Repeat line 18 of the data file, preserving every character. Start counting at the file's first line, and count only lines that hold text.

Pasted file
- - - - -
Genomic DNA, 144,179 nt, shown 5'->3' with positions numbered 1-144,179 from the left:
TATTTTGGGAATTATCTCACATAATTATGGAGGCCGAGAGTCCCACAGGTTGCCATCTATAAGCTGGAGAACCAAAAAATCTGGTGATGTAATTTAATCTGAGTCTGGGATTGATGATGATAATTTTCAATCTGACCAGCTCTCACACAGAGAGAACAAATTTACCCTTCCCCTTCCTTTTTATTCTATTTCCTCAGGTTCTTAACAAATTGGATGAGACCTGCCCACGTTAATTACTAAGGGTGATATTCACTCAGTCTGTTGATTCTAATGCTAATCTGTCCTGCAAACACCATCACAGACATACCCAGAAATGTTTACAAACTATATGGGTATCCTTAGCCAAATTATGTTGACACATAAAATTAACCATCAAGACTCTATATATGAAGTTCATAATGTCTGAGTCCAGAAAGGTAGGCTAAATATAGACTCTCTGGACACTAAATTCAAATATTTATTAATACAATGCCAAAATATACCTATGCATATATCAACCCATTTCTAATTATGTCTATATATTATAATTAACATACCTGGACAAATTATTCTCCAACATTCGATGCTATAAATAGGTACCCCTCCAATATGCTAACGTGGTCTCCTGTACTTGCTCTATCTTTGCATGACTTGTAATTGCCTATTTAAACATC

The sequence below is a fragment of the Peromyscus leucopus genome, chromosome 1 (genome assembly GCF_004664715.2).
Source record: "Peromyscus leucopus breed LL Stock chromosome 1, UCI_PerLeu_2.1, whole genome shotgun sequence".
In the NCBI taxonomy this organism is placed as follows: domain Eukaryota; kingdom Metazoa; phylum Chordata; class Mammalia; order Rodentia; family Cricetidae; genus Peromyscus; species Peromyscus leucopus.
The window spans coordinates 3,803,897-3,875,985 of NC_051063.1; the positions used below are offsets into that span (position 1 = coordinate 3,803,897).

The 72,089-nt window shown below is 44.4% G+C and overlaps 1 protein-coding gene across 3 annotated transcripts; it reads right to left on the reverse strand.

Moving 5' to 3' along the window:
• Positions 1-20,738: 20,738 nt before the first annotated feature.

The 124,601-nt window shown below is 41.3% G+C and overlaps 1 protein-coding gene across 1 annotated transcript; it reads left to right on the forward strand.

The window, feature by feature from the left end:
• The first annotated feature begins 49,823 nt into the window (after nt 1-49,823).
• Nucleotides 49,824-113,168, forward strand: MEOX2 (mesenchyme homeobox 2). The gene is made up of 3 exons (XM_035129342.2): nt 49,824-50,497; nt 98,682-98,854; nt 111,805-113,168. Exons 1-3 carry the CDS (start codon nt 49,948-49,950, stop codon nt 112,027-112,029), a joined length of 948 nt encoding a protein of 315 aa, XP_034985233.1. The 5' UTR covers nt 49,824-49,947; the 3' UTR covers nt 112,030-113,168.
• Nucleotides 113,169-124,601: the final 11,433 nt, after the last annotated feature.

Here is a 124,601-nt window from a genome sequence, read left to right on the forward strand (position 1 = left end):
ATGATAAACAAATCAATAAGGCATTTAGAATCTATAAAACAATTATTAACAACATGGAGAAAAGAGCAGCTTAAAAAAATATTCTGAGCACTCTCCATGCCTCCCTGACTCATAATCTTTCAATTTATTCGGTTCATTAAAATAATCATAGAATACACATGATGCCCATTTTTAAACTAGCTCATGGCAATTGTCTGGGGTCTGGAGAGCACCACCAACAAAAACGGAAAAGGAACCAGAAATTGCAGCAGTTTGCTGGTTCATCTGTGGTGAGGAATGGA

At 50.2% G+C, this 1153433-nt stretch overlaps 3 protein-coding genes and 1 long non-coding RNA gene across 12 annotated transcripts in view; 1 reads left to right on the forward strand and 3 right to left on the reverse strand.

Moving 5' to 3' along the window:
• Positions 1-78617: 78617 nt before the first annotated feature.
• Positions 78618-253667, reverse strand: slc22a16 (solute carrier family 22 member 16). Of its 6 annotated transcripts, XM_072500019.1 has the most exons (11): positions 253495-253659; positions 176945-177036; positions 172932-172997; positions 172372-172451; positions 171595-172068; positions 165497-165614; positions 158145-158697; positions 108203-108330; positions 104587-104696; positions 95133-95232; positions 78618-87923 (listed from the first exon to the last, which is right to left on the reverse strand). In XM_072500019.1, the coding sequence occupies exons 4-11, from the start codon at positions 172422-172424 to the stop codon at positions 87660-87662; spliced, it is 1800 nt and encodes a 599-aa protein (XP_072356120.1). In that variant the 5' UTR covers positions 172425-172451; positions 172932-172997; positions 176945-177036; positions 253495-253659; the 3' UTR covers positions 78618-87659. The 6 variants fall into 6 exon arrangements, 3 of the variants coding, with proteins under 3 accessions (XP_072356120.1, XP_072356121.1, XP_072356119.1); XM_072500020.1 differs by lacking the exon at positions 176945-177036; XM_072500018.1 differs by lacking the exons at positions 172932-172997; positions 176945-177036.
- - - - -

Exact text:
Moving 5' to 3' along the window: